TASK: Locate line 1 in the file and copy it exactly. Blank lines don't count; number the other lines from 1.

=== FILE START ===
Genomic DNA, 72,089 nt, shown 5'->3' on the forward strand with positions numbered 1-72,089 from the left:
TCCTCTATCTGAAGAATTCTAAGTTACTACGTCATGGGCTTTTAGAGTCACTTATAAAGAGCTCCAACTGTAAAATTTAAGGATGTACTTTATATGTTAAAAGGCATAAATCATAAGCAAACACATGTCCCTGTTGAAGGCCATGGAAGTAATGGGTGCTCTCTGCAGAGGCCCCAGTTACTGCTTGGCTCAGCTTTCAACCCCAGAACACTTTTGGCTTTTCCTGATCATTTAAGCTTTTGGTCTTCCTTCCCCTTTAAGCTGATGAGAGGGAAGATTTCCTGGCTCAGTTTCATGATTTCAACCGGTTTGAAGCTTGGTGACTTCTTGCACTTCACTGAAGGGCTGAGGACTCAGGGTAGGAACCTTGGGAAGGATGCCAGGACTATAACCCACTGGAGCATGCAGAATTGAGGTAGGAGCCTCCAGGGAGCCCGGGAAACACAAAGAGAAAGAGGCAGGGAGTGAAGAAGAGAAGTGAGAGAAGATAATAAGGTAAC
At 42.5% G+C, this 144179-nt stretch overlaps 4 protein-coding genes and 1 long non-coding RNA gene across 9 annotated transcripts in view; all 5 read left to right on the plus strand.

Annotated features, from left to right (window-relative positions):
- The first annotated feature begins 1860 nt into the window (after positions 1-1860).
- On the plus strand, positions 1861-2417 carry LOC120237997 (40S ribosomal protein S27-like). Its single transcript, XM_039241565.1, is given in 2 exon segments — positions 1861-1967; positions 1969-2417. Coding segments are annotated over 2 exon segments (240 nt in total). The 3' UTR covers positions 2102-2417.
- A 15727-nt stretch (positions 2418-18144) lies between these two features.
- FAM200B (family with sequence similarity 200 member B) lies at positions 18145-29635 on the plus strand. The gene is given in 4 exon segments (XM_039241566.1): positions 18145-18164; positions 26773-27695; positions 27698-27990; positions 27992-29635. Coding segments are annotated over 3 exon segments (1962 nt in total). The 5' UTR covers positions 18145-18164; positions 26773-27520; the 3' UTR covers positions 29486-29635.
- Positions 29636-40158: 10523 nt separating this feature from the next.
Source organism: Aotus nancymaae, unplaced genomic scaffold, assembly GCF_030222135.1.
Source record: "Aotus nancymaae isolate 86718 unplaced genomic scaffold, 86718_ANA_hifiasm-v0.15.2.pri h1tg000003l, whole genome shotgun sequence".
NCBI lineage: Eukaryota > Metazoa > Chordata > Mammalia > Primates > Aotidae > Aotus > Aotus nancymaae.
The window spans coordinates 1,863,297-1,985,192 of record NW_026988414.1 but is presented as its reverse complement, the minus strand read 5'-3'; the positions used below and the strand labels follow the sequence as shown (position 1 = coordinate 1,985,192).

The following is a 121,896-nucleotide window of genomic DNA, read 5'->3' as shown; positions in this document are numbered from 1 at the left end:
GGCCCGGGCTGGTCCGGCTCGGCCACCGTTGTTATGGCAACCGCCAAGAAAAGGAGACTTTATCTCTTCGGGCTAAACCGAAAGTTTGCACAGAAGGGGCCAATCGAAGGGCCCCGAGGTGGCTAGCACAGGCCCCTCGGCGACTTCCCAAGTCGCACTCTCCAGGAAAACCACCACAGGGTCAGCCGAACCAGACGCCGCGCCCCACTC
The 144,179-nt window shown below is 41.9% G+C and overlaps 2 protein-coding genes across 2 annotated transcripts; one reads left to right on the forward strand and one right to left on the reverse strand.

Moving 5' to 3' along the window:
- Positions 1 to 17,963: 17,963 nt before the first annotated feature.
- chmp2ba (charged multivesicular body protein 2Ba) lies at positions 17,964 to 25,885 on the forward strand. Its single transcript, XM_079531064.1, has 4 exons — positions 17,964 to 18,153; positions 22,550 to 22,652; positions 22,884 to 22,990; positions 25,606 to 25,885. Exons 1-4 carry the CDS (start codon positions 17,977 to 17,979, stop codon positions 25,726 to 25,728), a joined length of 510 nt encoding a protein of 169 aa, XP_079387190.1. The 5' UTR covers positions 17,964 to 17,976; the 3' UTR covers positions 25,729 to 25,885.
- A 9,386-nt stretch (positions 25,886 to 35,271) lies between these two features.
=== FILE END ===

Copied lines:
Genomic DNA, 72,089 nt, shown 5'->3' on the forward strand with positions numbered 1-72,089 from the left: